But no government since then has been prepared to act on the ruling and instead a change was introduced to the tax law extending the tax exemption to military establishments. In response, Rota town hall decided to stop paying the central government the equivalent of what it calculated it was losing in revenue from the non-tax-paying base. The Supreme Court's most recent sentence, in 2007, rules that Rota town council must pay the state almost 1.2 million euros.
The court's decision was based on changes to the tax law. "The base makes up 60 percent of Rota's economy," says the mayor, but "it generates tremendous dependency."
Nothing can be built under the air corridor over the base, and nothing can go through the base. But locals insist that the base has been largely beneficial to the community. "When this was built there was nothing here. This land was used for growing tomatoes and pumpkins," says a senior Spanish officer. "In fact, when building started, they used donkeys to bring the stone."
Rota also marked a turning point in the history of Franco's Spain, signaling the end of the country's isolation by the Allies for having initially supported Germany in the Second World War - despite its supposed neutrality - which saw it excluded from the Marshall Plan.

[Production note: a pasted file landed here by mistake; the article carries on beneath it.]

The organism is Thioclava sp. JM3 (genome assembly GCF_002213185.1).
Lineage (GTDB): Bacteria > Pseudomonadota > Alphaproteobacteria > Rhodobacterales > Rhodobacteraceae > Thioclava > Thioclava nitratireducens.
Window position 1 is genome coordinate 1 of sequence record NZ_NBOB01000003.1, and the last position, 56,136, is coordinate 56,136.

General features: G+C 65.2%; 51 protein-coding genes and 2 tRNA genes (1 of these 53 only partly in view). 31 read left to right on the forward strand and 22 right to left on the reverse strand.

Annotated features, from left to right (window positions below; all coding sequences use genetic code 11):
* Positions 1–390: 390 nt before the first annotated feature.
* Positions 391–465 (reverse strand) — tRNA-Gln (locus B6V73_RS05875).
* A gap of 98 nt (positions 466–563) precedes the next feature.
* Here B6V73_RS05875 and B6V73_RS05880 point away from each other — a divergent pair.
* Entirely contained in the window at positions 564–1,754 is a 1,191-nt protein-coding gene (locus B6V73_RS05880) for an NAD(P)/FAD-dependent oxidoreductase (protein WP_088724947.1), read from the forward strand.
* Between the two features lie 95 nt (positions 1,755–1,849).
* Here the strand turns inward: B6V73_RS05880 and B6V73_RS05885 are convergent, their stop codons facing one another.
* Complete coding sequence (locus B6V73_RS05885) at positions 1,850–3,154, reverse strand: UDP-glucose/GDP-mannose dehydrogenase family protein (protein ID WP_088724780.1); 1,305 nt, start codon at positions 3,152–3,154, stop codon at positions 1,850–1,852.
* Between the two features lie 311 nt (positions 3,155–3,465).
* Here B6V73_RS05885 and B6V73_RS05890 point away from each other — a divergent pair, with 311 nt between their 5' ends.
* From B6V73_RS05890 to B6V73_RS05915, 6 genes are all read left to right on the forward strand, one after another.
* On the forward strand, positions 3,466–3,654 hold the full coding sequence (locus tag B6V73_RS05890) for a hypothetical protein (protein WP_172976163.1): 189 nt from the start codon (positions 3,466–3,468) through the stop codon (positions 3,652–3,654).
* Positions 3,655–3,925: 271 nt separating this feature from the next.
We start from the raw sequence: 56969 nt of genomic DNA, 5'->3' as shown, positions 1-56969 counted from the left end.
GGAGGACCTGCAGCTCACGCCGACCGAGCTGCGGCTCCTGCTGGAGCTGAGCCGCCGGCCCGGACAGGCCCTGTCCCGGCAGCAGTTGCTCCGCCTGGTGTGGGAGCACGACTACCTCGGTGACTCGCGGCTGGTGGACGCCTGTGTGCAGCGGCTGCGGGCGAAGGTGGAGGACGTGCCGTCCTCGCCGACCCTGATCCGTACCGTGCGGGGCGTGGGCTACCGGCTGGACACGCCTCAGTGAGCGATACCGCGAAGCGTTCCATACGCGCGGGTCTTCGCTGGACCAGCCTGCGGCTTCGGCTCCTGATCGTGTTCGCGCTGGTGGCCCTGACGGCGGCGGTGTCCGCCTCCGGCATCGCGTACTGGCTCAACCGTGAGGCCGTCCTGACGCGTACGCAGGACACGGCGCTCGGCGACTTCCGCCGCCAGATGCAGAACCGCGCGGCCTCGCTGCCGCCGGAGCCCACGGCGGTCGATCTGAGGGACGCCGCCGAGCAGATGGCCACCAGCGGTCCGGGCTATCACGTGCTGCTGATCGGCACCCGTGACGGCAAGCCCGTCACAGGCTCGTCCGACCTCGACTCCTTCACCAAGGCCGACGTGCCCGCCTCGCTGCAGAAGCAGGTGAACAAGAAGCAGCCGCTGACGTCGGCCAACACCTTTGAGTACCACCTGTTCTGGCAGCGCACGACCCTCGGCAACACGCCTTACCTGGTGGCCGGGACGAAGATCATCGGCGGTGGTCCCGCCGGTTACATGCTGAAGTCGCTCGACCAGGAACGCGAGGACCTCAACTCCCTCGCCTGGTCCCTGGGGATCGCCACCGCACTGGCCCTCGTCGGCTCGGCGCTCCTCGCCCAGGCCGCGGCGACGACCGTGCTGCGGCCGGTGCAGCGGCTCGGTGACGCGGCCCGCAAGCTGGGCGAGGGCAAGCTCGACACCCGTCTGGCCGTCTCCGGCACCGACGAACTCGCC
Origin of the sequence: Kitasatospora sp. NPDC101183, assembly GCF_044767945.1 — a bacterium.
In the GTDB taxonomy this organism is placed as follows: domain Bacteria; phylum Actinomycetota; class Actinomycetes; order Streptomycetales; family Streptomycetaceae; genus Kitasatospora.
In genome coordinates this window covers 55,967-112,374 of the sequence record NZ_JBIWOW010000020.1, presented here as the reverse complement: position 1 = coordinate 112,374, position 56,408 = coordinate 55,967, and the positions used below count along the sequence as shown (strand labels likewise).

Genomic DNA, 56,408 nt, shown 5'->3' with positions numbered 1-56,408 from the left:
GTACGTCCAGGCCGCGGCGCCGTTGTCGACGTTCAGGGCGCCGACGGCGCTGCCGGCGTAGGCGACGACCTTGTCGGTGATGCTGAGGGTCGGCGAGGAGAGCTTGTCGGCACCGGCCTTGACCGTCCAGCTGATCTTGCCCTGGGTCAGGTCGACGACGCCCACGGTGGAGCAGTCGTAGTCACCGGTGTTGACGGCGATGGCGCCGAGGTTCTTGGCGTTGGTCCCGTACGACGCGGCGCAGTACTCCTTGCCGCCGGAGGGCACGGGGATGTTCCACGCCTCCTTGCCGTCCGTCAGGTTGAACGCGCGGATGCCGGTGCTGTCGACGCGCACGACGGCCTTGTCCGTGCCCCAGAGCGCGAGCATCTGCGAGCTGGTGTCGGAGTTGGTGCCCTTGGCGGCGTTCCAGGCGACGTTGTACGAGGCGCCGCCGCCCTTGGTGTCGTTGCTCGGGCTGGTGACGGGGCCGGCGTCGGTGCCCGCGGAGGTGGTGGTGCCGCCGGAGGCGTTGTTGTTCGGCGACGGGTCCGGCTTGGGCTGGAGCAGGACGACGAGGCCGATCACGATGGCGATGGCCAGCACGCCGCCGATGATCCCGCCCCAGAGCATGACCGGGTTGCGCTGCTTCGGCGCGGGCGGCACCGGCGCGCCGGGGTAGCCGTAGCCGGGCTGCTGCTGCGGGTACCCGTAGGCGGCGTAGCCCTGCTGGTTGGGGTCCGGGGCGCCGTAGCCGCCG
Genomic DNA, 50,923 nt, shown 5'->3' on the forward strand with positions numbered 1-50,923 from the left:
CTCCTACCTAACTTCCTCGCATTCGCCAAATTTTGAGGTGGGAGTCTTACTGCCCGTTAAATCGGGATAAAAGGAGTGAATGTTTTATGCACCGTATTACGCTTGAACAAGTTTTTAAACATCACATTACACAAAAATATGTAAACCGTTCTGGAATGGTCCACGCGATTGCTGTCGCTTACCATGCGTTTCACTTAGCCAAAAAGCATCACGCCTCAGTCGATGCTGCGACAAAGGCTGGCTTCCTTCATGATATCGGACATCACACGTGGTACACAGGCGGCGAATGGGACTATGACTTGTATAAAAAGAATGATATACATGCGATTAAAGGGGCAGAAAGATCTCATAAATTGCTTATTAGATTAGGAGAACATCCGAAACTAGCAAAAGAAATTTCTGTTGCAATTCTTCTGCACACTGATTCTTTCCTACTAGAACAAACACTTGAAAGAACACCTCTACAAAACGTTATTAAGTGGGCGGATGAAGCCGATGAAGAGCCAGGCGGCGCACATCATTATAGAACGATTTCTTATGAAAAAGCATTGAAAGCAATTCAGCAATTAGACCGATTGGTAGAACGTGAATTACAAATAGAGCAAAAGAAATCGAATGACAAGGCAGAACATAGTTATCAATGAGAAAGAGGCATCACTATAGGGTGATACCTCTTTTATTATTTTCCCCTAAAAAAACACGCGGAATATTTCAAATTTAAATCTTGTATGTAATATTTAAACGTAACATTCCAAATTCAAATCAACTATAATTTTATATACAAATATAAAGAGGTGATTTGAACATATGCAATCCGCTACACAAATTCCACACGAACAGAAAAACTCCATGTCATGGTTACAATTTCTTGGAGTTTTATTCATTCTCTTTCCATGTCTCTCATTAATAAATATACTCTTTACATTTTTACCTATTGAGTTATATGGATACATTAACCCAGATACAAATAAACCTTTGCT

The United States government took steps to normalize its political and economic relations with Spain between 1948 and 1950. In September 1950, President Truman signed a bill that appropriated $62.5 million for aid to Spain. In the same year, the United States supported a UN resolution lifting the boycott on Franco's regime and resumed full diplomatic relations with Spain in 1951. Spain became an increasingly important link in the overall defense system of the United States against the Soviet Union.
We've grown dependent on them, and nobody will talk about it: it's taboo"